Nearly a dozen Blue Origin employees, including executives and engineers, have left Jeff Bezos’ company in recent months amid intense competition among private space firms, FOX Business confirmed on Friday.
The prominent departures included Jeff Ashby, a former NASA astronaut who served as Blue Origin’s chief of mission assurance, Bob Ess, who was senior director of the "New Glenn" orbital launch vehicle program and Steve Bennett, senior vice president of the New Shepard suborbital launch program.
Several engineers involved in production and design of Blue Origin vessels, including engine propulsion, have also departed, with two taking jobs at rival companies such as Elon Musk’s SpaceX. In total, at least 11 executives, managers or engineers have left the company in recent months.
Some of the exits, including that of Ashby, occurred after Blue Origin completed its first manned spaceflight. In late July, Bezos and three other passengers completed a 10-minute suborbital flight in Blue Origin’s New Shepard rocket.
CNBC was first to report on recent employee turnover at the firm.
Blue Origin pushed back on the notion that it was experiencing an exodus of top talent, asserting the employee turnover was normal given the industry’s competitive nature and pressures related to the COVID-19 pandemic. The company said its senior leadership team is intact and touted hires made in the last several months, including former Honeywell executive Mike Eilola as its senior vice president of operations and Aerojet Rocketdyne alum Linda Cova as vice president for engines.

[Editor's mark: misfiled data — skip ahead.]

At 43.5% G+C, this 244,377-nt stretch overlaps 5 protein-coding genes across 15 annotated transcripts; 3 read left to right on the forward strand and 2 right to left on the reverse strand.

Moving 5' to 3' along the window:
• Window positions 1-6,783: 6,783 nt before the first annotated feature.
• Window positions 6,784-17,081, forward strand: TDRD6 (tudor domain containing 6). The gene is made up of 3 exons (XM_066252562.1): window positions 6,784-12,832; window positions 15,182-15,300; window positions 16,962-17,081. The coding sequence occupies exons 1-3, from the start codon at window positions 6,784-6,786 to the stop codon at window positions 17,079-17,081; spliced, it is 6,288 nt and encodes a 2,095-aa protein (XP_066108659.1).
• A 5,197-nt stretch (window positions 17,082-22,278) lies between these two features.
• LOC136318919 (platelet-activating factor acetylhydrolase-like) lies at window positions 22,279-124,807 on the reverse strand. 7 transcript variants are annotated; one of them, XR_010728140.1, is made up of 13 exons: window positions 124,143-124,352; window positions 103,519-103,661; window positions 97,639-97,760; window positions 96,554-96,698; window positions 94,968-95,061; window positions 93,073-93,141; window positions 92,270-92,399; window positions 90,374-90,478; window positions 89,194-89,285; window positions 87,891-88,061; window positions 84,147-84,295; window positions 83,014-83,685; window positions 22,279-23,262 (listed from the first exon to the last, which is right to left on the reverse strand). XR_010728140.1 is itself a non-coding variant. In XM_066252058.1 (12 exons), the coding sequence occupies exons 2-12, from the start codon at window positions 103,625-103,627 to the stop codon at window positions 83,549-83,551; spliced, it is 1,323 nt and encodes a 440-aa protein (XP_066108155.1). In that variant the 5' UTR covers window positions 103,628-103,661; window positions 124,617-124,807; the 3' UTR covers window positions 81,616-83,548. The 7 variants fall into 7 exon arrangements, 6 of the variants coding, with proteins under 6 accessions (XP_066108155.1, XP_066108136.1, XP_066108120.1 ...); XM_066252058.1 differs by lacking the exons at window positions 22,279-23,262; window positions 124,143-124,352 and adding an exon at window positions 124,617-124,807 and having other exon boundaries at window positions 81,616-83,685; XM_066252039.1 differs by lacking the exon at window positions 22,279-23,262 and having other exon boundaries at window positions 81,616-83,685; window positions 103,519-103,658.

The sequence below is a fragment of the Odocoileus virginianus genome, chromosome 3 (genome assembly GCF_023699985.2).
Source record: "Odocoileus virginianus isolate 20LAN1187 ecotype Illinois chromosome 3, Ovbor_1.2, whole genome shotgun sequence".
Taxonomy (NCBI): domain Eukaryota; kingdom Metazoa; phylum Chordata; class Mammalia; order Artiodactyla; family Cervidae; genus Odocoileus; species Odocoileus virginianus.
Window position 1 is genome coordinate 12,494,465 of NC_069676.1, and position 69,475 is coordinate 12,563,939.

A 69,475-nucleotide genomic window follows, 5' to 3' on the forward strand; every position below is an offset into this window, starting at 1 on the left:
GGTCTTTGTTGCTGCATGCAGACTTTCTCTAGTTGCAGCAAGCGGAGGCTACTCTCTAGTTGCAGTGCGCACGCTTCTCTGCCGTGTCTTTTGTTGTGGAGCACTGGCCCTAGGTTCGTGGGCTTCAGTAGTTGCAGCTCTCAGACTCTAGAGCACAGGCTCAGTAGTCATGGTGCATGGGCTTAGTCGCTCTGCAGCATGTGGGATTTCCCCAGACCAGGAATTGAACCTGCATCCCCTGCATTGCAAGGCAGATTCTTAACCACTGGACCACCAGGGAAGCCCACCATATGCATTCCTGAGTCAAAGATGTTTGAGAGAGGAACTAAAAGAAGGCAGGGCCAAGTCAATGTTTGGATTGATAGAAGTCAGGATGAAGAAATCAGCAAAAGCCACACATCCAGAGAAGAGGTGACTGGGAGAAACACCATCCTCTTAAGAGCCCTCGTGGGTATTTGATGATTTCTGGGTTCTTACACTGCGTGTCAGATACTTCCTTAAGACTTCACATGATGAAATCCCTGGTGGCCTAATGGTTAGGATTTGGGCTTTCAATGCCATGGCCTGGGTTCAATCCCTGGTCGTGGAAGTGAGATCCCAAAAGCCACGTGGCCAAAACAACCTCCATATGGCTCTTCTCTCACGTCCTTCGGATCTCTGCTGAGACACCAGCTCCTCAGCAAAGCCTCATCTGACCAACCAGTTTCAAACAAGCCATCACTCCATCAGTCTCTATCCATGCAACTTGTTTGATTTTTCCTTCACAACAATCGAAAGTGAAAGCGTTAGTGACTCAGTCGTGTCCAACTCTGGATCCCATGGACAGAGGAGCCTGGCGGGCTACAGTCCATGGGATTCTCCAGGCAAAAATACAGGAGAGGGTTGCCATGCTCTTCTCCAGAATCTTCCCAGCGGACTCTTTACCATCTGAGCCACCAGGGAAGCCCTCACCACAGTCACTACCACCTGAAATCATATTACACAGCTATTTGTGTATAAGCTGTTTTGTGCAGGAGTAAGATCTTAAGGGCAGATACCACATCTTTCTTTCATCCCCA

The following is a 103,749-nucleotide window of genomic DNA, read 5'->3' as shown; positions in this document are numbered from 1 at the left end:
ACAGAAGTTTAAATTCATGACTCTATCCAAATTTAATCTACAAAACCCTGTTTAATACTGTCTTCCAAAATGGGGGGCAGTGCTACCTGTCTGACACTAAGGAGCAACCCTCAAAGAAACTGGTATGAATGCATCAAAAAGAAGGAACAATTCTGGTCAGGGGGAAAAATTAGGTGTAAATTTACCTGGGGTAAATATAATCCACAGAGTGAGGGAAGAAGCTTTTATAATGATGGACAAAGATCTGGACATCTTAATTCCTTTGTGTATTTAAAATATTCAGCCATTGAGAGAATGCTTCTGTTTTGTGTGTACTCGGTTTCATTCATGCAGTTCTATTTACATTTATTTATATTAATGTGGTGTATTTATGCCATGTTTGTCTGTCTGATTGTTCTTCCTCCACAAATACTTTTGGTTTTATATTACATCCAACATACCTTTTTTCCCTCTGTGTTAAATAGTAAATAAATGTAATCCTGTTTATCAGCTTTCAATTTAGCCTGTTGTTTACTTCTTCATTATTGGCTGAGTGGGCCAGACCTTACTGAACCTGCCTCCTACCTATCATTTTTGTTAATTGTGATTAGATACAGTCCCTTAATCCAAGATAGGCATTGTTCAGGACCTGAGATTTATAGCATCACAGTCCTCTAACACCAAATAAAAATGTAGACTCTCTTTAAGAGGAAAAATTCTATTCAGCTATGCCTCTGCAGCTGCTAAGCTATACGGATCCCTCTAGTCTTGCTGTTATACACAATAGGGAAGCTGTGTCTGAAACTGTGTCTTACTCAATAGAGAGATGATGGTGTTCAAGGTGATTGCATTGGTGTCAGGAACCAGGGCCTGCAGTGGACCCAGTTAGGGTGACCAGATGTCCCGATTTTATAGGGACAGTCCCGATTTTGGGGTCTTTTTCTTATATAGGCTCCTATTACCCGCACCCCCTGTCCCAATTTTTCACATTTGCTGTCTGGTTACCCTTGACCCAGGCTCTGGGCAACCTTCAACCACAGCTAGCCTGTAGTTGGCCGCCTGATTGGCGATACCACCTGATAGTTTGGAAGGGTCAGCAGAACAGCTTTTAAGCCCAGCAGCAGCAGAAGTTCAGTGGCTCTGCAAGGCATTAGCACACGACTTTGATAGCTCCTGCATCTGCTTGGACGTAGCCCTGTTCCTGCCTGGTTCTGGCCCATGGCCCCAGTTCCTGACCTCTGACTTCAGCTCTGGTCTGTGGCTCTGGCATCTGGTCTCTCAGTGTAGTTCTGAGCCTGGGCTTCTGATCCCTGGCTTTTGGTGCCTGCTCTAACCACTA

"Blue Origin grew by 850 people in 2020, and we have grown by another 650 so far in 2021," a Blue Origin spokesperson said in a statement. "In fact, we’ve grown by nearly a factor of four over the past three years. We continue to fill out major leadership roles in manufacturing, quality, engine design, and vehicle design. It’s a team we’re building and we have great talent."
Blue Origin paid out a $10,000 bonus to full-time employees on June 30. The company said the bonus was intended as a "thank you" celebrating Bezos’ successful launch, not as a retention bonus to entice employees to remain.
Blue Origin and SpaceX are locked in competition as NASA pursues a return to the Moon.
Earlier this week, Blue Origin sued NASA after it awarded a $3 billion lunar lander contract to Musk’s firm as part of its effort to reach the Moon by 2024. The lawsuit prompted NASA to temporarily table its work with SpaceX.